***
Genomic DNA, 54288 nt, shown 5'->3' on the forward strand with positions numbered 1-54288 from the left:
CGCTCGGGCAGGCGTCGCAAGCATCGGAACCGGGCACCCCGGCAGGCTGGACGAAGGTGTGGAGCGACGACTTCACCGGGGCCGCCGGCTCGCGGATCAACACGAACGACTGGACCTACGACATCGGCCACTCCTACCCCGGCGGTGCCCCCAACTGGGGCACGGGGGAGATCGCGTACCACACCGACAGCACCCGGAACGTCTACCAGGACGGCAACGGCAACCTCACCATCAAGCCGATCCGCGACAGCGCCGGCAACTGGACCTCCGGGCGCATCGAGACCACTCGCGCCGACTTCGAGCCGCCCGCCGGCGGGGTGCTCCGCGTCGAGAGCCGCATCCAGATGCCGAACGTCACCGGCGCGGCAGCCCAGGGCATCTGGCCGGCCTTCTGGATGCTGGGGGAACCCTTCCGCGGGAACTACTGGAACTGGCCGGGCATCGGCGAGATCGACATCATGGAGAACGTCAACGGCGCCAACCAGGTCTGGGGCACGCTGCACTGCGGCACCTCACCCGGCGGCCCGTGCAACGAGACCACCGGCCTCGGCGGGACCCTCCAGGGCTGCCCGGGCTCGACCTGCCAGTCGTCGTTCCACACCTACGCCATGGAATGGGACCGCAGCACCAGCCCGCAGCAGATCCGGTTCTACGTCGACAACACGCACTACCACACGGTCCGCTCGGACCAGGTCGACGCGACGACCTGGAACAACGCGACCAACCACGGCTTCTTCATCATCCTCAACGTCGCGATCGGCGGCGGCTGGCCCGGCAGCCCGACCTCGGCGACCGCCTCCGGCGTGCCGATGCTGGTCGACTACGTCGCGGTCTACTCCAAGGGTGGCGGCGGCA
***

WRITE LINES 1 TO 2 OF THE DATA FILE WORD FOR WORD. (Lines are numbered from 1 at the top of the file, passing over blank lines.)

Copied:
Genomic DNA, 54288 nt, shown 5'->3' on the forward strand with positions numbered 1-54288 from the left:
CGCTCGGGCAGGCGTCGCAAGCATCGGAACCGGGCACCCCGGCAGGCTGGACGAAGGTGTGGAGCGACGACTTCACCGGGGCCGCCGGCTCGCGGATCAACACGAACGACTGGACCTACGACATCGGCCACTCCTACCCCGGCGGTGCCCCCAACTGGGGCACGGGGGAGATCGCGTACCACACCGACAGCACCCGGAACGTCTACCAGGACGGCAACGGCAACCTCACCATCAAGCCGATCCGCGACAGCGCCGGCAACTGGACCTCCGGGCGCATCGAGACCACTCGCGCCGACTTCGAGCCGCCCGCCGGCGGGGTGCTCCGCGTCGAGAGCCGCATCCAGATGCCGAACGTCACCGGCGCGGCAGCCCAGGGCATCTGGCCGGCCTTCTGGATGCTGGGGGAACCCTTCCGCGGGAACTACTGGAACTGGCCGGGCATCGGCGAGATCGACATCATGGAGAACGTCAACGGCGCCAACCAGGTCTGGGGCACGCTGCACTGCGGCACCTCACCCGGCGGCCCGTGCAACGAGACCACCGGCCTCGGCGGGACCCTCCAGGGCTGCCCGGGCTCGACCTGCCAGTCGTCGTTCCACACCTACGCCATGGAATGGGACCGCAGCACCAGCCCGCAGCAGATCCGGTTCTACGTCGACAACACGCACTACCACACGGTCCGCTCGGACCAGGTCGACGCGACGACCTGGAACAACGCGACCAACCACGGCTTCTTCATCATCCTCAACGTCGCGATCGGCGGCGGCTGGCCCGGCAGCCCGACCTCGGCGACCGCCTCCGGCGTGCCGATGCTGGTCGACTACGTCGCGGTCTACTCCAAGGGTGGCGGCGGCA